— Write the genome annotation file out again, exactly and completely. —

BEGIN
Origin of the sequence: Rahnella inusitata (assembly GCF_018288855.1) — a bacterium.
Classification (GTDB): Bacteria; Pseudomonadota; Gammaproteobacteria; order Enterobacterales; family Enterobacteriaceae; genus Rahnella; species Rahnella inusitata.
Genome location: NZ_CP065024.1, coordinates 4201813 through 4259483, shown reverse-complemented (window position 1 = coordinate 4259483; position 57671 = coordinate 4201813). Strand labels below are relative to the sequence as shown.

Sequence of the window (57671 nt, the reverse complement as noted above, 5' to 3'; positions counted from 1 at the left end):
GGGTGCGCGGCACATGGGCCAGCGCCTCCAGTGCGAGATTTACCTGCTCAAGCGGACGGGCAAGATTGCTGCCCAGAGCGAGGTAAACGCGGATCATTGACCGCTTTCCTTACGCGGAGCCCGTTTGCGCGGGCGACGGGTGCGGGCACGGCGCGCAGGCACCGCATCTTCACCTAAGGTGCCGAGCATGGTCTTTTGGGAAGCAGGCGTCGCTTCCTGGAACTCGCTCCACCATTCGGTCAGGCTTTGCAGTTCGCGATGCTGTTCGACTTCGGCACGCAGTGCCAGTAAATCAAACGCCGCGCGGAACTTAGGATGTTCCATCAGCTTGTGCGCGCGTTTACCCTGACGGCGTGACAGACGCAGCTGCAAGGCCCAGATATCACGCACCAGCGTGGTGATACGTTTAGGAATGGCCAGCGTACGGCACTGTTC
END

Origin of the sequence: Rahnella inusitata (assembly GCF_018288855.1) — a bacterium.
Classification (GTDB): Bacteria; Pseudomonadota; Gammaproteobacteria; order Enterobacterales; family Enterobacteriaceae; genus Rahnella; species Rahnella inusitata.
Genome location: NZ_CP065024.1, coordinates 4201813 through 4259483, shown reverse-complemented (window position 1 = coordinate 4259483; position 57671 = coordinate 4201813). Strand labels below are relative to the sequence as shown.

Sequence of the window (57671 nt, the reverse complement as noted above, 5' to 3'; positions counted from 1 at the left end):
GGGTGCGCGGCACATGGGCCAGCGCCTCCAGTGCGAGATTTACCTGCTCAAGCGGACGGGCAAGATTGCTGCCCAGAGCGAGGTAAACGCGGATCATTGACCGCTTTCCTTACGCGGAGCCCGTTTGCGCGGGCGACGGGTGCGGGCACGGCGCGCAGGCACCGCATCTTCACCTAAGGTGCCGAGCATGGTCTTTTGGGAAGCAGGCGTCGCTTCCTGGAACTCGCTCCACCATTCGGTCAGGCTTTGCAGTTCGCGATGCTGTTCGACTTCGGCACGCAGTGCCAGTAAATCAAACGCCGCGCGGAACTTAGGATGTTCCATCAGCTTGTGCGCGCGTTTACCCTGACGGCGTGACAGACGCAGCTGCAAGGCCCAGATATCACGCACCAGCGTGGTGATACGTTTAGGAATGGCCAGCGTACGGCACTGTTC